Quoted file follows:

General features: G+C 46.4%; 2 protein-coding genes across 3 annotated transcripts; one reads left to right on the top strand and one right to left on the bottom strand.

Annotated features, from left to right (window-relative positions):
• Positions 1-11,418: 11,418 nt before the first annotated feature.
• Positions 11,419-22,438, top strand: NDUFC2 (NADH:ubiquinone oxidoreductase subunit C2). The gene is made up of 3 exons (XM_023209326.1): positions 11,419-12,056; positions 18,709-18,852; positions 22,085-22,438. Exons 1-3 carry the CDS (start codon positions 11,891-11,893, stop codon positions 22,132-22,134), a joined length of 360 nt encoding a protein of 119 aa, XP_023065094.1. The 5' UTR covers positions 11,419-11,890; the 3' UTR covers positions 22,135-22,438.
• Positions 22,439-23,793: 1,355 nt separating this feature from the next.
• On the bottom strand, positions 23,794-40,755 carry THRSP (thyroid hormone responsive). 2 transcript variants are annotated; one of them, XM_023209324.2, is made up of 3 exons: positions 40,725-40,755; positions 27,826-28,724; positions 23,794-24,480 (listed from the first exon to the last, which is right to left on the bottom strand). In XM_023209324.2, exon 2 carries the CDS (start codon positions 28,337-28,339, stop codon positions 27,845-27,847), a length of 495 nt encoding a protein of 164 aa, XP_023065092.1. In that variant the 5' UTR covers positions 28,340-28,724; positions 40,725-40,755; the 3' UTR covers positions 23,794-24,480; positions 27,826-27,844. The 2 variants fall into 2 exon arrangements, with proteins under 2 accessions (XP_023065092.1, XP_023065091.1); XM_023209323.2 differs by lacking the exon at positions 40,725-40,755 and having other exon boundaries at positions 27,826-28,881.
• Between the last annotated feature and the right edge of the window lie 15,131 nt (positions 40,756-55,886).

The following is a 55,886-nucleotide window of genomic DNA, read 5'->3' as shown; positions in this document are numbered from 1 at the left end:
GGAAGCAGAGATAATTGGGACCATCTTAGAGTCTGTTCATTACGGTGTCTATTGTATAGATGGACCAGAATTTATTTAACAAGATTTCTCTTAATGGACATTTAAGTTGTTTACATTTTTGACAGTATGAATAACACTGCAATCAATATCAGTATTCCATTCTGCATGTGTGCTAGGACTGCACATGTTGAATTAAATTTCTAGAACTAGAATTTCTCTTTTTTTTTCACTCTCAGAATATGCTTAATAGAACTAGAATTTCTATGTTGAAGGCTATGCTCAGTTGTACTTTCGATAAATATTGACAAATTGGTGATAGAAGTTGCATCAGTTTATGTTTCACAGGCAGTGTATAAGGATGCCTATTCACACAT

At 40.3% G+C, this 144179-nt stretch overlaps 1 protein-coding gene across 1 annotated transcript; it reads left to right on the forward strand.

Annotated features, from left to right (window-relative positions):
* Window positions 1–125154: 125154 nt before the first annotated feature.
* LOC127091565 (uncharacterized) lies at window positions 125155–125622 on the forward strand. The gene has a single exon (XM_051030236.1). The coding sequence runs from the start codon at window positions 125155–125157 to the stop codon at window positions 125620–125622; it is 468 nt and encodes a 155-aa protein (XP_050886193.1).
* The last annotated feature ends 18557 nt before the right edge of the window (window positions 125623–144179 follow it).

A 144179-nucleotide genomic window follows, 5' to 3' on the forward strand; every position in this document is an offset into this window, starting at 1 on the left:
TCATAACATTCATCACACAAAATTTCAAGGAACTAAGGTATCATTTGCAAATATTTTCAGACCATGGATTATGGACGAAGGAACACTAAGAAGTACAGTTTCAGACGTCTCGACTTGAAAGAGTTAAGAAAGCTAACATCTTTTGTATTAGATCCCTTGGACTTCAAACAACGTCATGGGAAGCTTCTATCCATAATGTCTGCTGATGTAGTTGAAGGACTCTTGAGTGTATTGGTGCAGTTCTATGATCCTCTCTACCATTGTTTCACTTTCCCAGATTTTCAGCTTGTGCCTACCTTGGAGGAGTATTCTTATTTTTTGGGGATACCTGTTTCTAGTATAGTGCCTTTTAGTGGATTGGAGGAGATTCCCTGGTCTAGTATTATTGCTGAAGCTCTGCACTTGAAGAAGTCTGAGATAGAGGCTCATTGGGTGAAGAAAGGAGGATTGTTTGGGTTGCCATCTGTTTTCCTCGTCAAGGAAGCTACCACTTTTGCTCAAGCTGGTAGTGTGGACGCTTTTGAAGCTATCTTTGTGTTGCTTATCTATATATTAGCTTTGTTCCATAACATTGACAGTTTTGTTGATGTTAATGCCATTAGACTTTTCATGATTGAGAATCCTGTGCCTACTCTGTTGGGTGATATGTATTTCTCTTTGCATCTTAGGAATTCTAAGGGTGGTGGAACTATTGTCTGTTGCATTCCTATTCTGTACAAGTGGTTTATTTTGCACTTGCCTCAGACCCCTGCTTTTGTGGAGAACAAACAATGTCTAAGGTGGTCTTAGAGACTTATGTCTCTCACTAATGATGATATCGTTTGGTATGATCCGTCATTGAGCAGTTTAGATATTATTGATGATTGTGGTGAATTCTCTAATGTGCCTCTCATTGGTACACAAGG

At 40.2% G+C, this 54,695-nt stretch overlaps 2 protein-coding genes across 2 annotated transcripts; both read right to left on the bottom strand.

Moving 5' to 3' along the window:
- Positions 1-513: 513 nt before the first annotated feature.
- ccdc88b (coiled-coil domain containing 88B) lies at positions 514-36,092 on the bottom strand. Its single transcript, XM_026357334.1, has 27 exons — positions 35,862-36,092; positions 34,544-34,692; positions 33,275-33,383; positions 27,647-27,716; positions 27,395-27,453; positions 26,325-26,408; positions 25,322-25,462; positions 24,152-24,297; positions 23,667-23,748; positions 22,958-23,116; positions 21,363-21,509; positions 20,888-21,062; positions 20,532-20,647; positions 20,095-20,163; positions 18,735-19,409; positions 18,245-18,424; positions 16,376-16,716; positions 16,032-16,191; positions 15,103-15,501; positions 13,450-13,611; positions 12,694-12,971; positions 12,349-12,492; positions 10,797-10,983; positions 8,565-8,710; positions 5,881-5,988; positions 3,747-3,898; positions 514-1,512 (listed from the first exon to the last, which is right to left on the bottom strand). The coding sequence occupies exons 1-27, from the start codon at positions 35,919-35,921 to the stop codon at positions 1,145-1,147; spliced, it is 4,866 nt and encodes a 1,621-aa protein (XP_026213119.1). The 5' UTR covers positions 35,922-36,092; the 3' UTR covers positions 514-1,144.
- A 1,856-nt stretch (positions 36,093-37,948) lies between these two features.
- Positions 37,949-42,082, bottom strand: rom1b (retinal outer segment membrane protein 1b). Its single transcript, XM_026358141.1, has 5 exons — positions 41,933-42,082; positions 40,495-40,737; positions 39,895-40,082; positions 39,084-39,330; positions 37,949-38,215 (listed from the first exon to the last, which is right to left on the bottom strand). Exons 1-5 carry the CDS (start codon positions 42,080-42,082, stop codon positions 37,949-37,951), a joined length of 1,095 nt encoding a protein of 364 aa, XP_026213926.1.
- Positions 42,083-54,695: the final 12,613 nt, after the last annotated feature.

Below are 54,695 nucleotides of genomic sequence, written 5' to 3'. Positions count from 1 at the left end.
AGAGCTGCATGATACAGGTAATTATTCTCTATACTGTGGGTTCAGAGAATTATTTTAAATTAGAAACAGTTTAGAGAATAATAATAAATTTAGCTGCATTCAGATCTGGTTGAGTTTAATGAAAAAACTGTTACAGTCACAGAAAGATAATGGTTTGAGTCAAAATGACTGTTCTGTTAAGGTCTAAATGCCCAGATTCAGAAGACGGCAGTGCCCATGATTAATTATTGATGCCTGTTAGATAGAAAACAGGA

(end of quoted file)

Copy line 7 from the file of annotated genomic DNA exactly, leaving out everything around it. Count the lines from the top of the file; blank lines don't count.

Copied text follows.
• Between the last annotated feature and the right edge of the window lie 15,131 nt (positions 40,756-55,886).